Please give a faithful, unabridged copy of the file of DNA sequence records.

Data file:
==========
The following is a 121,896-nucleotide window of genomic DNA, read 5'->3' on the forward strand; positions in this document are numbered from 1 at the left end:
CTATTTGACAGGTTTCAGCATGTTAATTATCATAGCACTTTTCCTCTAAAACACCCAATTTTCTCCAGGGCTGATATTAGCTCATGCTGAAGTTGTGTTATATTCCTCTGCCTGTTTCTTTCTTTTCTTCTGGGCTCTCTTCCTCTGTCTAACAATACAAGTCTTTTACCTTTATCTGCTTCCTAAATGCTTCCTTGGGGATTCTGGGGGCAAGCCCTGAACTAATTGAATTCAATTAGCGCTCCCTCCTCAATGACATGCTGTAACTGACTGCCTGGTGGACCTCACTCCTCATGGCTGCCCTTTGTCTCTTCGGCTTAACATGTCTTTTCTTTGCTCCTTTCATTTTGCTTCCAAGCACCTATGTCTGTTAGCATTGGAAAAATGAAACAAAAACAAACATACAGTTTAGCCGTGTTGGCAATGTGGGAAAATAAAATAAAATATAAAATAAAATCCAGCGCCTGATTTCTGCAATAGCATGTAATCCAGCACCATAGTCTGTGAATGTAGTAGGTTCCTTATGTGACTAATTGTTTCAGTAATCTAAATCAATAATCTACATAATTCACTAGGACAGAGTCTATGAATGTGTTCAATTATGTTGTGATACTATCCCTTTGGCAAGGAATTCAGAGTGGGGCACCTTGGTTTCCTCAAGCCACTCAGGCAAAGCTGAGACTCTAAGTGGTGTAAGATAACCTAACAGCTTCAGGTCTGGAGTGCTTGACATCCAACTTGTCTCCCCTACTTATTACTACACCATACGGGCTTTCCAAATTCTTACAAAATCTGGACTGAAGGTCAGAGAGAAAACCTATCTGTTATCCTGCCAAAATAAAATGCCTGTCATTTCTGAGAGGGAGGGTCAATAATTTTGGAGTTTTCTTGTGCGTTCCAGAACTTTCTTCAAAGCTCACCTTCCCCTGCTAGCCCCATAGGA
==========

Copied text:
The following is a 121,896-nucleotide window of genomic DNA, read 5'->3' on the forward strand; positions in this document are numbered from 1 at the left end:
CTATTTGACAGGTTTCAGCATGTTAATTATCATAGCACTTTTCCTCTAAAACACCCAATTTTCTCCAGGGCTGATATTAGCTCATGCTGAAGTTGTGTTATATTCCTCTGCCTGTTTCTTTCTTTTCTTCTGGGCTCTCTTCCTCTGTCTAACAATACAAGTCTTTTACCTTTATCTGCTTCCTAAATGCTTCCTTGGGGATTCTGGGGGCAAGCCCTGAACTAATTGAATTCAATTAGCGCTCCCTCCTCAATGACATGCTGTAACTGACTGCCTGGTGGACCTCACTCCTCATGGCTGCCCTTTGTCTCTTCGGCTTAACATGTCTTTTCTTTGCTCCTTTCATTTTGCTTCCAAGCACCTATGTCTGTTAGCATTGGAAAAATGAAACAAAAACAAACATACAGTTTAGCCGTGTTGGCAATGTGGGAAAATAAAATAAAATATAAAATAAAATCCAGCGCCTGATTTCTGCAATAGCATGTAATCCAGCACCATAGTCTGTGAATGTAGTAGGTTCCTTATGTGACTAATTGTTTCAGTAATCTAAATCAATAATCTACATAATTCACTAGGACAGAGTCTATGAATGTGTTCAATTATGTTGTGATACTATCCCTTTGGCAAGGAATTCAGAGTGGGGCACCTTGGTTTCCTCAAGCCACTCAGGCAAAGCTGAGACTCTAAGTGGTGTAAGATAACCTAACAGCTTCAGGTCTGGAGTGCTTGACATCCAACTTGTCTCCCCTACTTATTACTACACCATACGGGCTTTCCAAATTCTTACAAAATCTGGACTGAAGGTCAGAGAGAAAACCTATCTGTTATCCTGCCAAAATAAAATGCCTGTCATTTCTGAGAGGGAGGGTCAATAATTTTGGAGTTTTCTTGTGCGTTCCAGAACTTTCTTCAAAGCTCACCTTCCCCTGCTAGCCCCATAGGA